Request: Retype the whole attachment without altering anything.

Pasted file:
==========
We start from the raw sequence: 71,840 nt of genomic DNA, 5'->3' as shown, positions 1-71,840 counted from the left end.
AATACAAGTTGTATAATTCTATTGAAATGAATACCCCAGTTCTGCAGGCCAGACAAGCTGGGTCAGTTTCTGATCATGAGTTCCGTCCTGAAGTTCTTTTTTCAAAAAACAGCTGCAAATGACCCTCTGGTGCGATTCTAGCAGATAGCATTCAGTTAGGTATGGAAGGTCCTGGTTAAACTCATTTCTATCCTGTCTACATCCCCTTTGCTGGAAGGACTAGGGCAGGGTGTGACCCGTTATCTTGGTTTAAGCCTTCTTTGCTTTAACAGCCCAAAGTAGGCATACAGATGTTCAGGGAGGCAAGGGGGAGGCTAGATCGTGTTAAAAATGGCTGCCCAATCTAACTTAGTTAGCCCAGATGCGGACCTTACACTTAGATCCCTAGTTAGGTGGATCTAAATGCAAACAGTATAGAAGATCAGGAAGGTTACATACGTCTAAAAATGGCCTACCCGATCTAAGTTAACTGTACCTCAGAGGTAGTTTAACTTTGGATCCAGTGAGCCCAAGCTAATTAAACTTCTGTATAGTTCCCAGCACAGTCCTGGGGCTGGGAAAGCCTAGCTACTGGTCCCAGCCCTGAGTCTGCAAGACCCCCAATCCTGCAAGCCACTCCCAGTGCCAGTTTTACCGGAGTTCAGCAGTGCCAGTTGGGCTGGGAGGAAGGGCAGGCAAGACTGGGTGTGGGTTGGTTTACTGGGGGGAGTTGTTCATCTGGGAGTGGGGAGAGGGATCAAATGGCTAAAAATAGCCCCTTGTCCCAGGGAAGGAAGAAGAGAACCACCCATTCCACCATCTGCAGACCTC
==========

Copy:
We start from the raw sequence: 71,840 nt of genomic DNA, 5'->3' as shown, positions 1-71,840 counted from the left end.
AATACAAGTTGTATAATTCTATTGAAATGAATACCCCAGTTCTGCAGGCCAGACAAGCTGGGTCAGTTTCTGATCATGAGTTCCGTCCTGAAGTTCTTTTTTCAAAAAACAGCTGCAAATGACCCTCTGGTGCGATTCTAGCAGATAGCATTCAGTTAGGTATGGAAGGTCCTGGTTAAACTCATTTCTATCCTGTCTACATCCCCTTTGCTGGAAGGACTAGGGCAGGGTGTGACCCGTTATCTTGGTTTAAGCCTTCTTTGCTTTAACAGCCCAAAGTAGGCATACAGATGTTCAGGGAGGCAAGGGGGAGGCTAGATCGTGTTAAAAATGGCTGCCCAATCTAACTTAGTTAGCCCAGATGCGGACCTTACACTTAGATCCCTAGTTAGGTGGATCTAAATGCAAACAGTATAGAAGATCAGGAAGGTTACATACGTCTAAAAATGGCCTACCCGATCTAAGTTAACTGTACCTCAGAGGTAGTTTAACTTTGGATCCAGTGAGCCCAAGCTAATTAAACTTCTGTATAGTTCCCAGCACAGTCCTGGGGCTGGGAAAGCCTAGCTACTGGTCCCAGCCCTGAGTCTGCAAGACCCCCAATCCTGCAAGCCACTCCCAGTGCCAGTTTTACCGGAGTTCAGCAGTGCCAGTTGGGCTGGGAGGAAGGGCAGGCAAGACTGGGTGTGGGTTGGTTTACTGGGGGGAGTTGTTCATCTGGGAGTGGGGAGAGGGATCAAATGGCTAAAAATAGCCCCTTGTCCCAGGGAAGGAAGAAGAGAACCACCCATTCCACCATCTGCAGACCTC